Or consider the Berlin wall, the manifestation of the "Iron Curtain" that hid the stagnancy of Soviet power from 1961 to 1989. Unlike Roman or Ming walls, the communist walls blocked emigration rather than immigration, which is an even more destructive strain of inwardness. At least 246 East Germans were killed trying to escape to West Berlin, but millions more were imprisoned in a failing communist economic model. In its defense, GDP per capita in the Soviet Union rose from $4000 to $7000 per person during the final decades of the Cold War, but that compared poorly to British incomes, for example, that rose from $8900 to $16,400.

Britain itself is a particularly interesting frontrunner to the U.S., but not because of its reputation as the birthplace of free market economics. During the peak years of empire, Britain's Parliament neglected to extend citizenship to its colonial subjects not once, but twice. The first time it fumbled a continent full of human capital was in North America in the 1770s. The second time was in the 1880s, when a fear of declinism stymied progress.

Prime Minister William Pitt (the elder), who led Britain during the 18th century, recorded his own expansive dream of a Greater Britain in his personal papers. Pitt's "scheme for better uniting" proposed that there be four members of Parliament to represent Virginia, four for Pennsylvania, four for Massachusetts, three for Jamaica, three for New York, two for Canada, and so on. Adam Smith's The Wealth of Nations made the same appeal. And yet it never came to pass. In 1707, the English Parliament added Scotland's representatives to its chamber. Northern Ireland was given direct representation in 1800. Conspicuously absent was an offer to the Americas during the decades in between, or the Indians later.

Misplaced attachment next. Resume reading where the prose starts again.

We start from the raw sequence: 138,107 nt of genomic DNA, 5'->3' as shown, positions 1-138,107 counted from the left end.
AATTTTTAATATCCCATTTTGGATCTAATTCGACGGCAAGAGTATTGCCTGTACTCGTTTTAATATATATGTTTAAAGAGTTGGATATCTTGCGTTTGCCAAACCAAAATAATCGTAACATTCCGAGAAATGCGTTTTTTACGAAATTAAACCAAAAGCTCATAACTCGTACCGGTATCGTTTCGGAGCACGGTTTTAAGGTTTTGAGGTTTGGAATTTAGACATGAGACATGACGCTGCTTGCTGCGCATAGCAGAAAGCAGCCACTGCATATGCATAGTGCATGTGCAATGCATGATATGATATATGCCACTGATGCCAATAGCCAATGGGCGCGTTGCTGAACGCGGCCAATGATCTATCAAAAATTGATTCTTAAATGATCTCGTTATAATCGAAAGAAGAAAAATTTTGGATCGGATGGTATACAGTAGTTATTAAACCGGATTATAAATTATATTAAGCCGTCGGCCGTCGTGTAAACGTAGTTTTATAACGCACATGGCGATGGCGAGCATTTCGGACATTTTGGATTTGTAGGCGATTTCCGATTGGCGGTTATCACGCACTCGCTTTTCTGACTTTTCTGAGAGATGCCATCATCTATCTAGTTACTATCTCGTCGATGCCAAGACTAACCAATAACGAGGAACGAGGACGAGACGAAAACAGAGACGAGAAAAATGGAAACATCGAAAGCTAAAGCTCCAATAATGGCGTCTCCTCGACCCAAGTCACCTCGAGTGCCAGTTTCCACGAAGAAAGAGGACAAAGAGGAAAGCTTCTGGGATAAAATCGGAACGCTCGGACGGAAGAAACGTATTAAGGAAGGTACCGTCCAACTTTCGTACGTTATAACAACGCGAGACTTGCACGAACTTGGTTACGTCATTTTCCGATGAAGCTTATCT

Later, at the dawn of the 20th century, the British Empire was fading relative to other European nations. British economic power was roughly double that of France and triple that of Germany in 1820, a lead that eroded over the following century. Leaders in Parliament were puzzled by the relative decline, and began to question their historical "laissez faire" policies. Rather than reform its colonial structures, as Cambridge professor John Seeley called for, prime ministers debated which trade barriers to erect and how high. Decline followed.

Open the Gates
The real dilemma for American growth is not ignorance about good economics, but the quagmire of bad politics. Simple-minded protectionism in terms of trade or migration is being exploited by populists in both major parties. What our leaders need to understand is that the only existential threat facing America is not embodied by barbarians at the gates, but by American isolationism. To continue the miraculous American growth story, we need to continue the traditions of constant innovation, diversity, and openness to the world.

The last thing we need is a wall.

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Presented by

Glenn Hubbard and Tim Kane

Glenn Hubbard, dean of Columbia Business School, was Chairman of the Council of Economic Advisers under President George W. Bush. Tim Kane is the chief economist of the Hudson Institute. They are authors of Balance (Simon and Schuster, 2013), an excerpt of which is the basis of this essay.